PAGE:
Gauteng Health fails again, missing the deadline to move Esidimeni psychiatric patients


The Gauteng Department of Health has failed to meet the deadline set out by the Health Ombudsman, Professor Malegapuru Makgoba to move psychiatric patients from unregistered NGOs.

On 1 February, the ombudsman gave the department 45 days to move more than 700 patients from unregistered NGOs to facilities where they will receive proper care and treatment.

In his report, Makgoba recommended that all patients from the health facility, Life Esidimeni currently placed in unlawful NGOs, must be urgently moved and placed in appropriate health care establishments within the province. He said that these facilities must have the competency to take care of the patients’ specialised needs and must be constantly available. This was to have been done within 45 days to reduce risk and save lives; simultaneously, a full assessment and costing must be undertaken.

Also read: Beware of fake health practictioners 

On 8 March, Health MEC, Dr Gwen Ramokgopa gave an update on the transfer of patients. She said only 63 patients had been moved from two NGOs. She also stated that they were experiencing numerous challenges, the main one being that of unreachable family members of the patients. She also stated that the move of patients will not be done hastily.

Ramokgopa highlighted that the main alternatives for the patients are the Selby Park Clinic and re-opened Life Esidimeni facilities. “The relocation to these institutions is complex and patient dignity, clinical care and safe transportation [must be considered],” Ramokgopa said at the time.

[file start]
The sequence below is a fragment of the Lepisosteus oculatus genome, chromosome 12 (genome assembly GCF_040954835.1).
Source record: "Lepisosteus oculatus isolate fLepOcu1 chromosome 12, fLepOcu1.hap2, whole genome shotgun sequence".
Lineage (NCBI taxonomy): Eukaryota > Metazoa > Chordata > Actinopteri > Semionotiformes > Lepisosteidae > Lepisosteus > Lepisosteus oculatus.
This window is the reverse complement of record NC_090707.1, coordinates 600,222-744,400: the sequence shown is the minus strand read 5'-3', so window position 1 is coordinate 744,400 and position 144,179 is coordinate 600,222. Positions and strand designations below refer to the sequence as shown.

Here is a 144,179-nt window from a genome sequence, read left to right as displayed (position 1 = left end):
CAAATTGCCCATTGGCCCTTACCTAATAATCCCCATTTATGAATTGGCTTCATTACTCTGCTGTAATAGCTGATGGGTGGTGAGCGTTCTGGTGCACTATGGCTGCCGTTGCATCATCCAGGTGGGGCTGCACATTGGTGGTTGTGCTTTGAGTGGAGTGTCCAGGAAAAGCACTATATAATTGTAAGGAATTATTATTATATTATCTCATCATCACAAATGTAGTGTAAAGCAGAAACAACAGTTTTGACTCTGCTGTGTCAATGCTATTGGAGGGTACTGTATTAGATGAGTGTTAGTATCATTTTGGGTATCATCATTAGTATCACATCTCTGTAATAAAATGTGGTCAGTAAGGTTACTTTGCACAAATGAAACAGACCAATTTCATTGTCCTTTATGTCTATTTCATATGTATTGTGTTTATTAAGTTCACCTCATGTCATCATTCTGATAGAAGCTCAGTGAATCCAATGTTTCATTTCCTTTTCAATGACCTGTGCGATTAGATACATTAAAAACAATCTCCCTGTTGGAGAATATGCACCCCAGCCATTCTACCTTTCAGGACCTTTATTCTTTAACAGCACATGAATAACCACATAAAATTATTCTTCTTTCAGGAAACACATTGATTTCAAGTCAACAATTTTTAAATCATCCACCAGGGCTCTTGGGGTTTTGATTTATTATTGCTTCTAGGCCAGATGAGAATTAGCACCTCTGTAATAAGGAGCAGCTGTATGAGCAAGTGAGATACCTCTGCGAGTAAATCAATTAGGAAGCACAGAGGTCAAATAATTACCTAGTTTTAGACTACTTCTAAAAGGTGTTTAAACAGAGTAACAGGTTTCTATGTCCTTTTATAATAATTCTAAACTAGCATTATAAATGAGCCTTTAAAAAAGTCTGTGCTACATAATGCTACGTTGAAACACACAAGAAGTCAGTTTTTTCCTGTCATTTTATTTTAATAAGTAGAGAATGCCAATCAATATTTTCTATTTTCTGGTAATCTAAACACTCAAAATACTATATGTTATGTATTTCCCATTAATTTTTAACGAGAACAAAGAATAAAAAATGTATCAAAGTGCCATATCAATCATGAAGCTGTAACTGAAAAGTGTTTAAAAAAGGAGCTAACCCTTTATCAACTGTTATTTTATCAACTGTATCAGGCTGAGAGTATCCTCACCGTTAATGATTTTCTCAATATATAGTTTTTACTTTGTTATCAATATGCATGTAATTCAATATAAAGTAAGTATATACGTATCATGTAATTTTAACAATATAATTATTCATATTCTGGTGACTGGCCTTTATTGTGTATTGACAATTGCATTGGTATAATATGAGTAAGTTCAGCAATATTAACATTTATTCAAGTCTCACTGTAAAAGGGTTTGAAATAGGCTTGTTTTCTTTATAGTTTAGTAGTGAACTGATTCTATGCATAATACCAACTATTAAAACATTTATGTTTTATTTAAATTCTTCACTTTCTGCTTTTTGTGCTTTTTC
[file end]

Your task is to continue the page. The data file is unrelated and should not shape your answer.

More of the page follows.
DA Shadow MEC for Health, Jack Bloom mentioned that it seems that 20 unlicensed NGOs are still looking after hundreds of patients. An allegation that the Gauteng Department of Health has failed to confirm or deny.

According to Bloom, Life Esidimeni has indicated that it would take a number of weeks for them to safely accommodate a large number of the patients.

Ramokgopa has said that R495 per day is being paid for each patient at the private facilities, which amounts to about R15 000 per patient per month.

“This is considerably higher than the R320 per day that was paid previously to Life Esidimeni, which amounted to R9 920 per month for each patient,” Bloom said.

“It highlights, once again, the folly of former Health MEC Qedani Mahlangu in cancelling the previous contract with Esidimeni after a study by the Health Advance Institute in May 2015 found that this was good value for money.”

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Belinda Pheto

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